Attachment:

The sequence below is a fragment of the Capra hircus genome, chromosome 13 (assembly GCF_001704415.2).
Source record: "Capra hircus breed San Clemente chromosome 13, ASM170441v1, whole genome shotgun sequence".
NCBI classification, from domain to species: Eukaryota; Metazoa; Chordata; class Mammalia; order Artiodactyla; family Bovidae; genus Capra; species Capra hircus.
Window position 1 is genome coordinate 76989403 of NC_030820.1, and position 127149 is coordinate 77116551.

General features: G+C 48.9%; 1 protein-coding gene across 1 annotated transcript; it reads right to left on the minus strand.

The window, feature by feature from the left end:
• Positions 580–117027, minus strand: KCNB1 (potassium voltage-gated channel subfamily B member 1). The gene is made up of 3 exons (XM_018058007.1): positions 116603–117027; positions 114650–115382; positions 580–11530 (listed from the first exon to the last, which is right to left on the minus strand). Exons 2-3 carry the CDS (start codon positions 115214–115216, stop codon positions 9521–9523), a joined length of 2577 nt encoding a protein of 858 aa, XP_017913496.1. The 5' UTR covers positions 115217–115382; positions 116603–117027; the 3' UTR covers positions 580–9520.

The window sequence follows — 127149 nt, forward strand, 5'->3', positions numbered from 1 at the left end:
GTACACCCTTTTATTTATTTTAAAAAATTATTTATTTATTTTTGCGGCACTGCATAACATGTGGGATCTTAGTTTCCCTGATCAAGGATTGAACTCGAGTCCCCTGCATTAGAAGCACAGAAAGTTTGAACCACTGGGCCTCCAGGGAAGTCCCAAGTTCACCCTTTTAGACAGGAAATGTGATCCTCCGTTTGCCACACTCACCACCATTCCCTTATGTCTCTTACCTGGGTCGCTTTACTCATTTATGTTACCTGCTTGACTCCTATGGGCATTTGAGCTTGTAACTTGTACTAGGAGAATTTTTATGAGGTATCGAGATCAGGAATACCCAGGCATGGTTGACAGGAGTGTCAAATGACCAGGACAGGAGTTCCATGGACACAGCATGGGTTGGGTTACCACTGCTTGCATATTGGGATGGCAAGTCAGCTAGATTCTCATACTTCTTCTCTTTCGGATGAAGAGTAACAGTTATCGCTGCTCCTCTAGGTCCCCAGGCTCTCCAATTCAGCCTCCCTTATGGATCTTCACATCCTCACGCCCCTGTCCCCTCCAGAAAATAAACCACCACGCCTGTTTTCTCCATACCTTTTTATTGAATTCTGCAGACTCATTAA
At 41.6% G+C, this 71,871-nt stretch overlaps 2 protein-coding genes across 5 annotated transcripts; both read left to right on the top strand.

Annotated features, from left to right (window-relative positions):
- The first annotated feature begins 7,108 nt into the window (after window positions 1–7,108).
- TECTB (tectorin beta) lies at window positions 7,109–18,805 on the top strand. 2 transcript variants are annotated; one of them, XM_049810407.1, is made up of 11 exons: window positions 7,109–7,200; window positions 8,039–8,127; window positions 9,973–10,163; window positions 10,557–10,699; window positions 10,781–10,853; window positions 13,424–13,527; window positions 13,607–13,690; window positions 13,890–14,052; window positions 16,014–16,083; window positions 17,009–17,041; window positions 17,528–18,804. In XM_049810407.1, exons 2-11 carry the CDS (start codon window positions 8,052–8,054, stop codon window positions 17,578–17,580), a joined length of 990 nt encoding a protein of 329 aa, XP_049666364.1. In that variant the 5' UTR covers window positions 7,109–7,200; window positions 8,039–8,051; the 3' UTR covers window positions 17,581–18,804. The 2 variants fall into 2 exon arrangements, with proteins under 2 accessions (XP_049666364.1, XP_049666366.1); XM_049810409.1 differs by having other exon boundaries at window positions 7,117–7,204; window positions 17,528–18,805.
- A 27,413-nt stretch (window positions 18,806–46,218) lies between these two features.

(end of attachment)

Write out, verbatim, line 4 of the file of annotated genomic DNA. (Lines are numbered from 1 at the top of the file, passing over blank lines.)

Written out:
Window position 1 is genome coordinate 76989403 of NC_030820.1, and position 127149 is coordinate 77116551.